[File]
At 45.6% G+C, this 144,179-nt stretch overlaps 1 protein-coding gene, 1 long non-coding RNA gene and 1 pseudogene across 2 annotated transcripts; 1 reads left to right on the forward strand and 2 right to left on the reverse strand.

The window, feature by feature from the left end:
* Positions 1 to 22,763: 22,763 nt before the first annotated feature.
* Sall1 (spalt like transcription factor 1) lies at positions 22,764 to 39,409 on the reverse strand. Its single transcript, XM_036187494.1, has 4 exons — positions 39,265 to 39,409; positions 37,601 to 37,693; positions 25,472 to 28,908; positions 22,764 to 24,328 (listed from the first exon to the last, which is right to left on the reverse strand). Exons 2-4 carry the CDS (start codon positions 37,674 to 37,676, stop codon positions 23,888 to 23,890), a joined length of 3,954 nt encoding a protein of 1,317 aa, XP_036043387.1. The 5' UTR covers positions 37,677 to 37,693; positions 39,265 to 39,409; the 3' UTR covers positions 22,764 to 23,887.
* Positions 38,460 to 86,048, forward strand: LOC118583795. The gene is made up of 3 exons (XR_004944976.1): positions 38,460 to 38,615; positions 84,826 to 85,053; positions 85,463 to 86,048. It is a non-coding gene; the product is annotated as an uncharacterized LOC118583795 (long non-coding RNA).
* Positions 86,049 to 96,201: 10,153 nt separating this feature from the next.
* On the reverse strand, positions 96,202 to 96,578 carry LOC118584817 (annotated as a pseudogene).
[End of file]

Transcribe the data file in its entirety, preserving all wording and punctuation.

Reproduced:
At 45.6% G+C, this 144,179-nt stretch overlaps 1 protein-coding gene, 1 long non-coding RNA gene and 1 pseudogene across 2 annotated transcripts; 1 reads left to right on the forward strand and 2 right to left on the reverse strand.

The window, feature by feature from the left end:
* Positions 1 to 22,763: 22,763 nt before the first annotated feature.
* Sall1 (spalt like transcription factor 1) lies at positions 22,764 to 39,409 on the reverse strand. Its single transcript, XM_036187494.1, has 4 exons — positions 39,265 to 39,409; positions 37,601 to 37,693; positions 25,472 to 28,908; positions 22,764 to 24,328 (listed from the first exon to the last, which is right to left on the reverse strand). Exons 2-4 carry the CDS (start codon positions 37,674 to 37,676, stop codon positions 23,888 to 23,890), a joined length of 3,954 nt encoding a protein of 1,317 aa, XP_036043387.1. The 5' UTR covers positions 37,677 to 37,693; positions 39,265 to 39,409; the 3' UTR covers positions 22,764 to 23,887.
* Positions 38,460 to 86,048, forward strand: LOC118583795. The gene is made up of 3 exons (XR_004944976.1): positions 38,460 to 38,615; positions 84,826 to 85,053; positions 85,463 to 86,048. It is a non-coding gene; the product is annotated as an uncharacterized LOC118583795 (long non-coding RNA).
* Positions 86,049 to 96,201: 10,153 nt separating this feature from the next.
* On the reverse strand, positions 96,202 to 96,578 carry LOC118584817 (annotated as a pseudogene).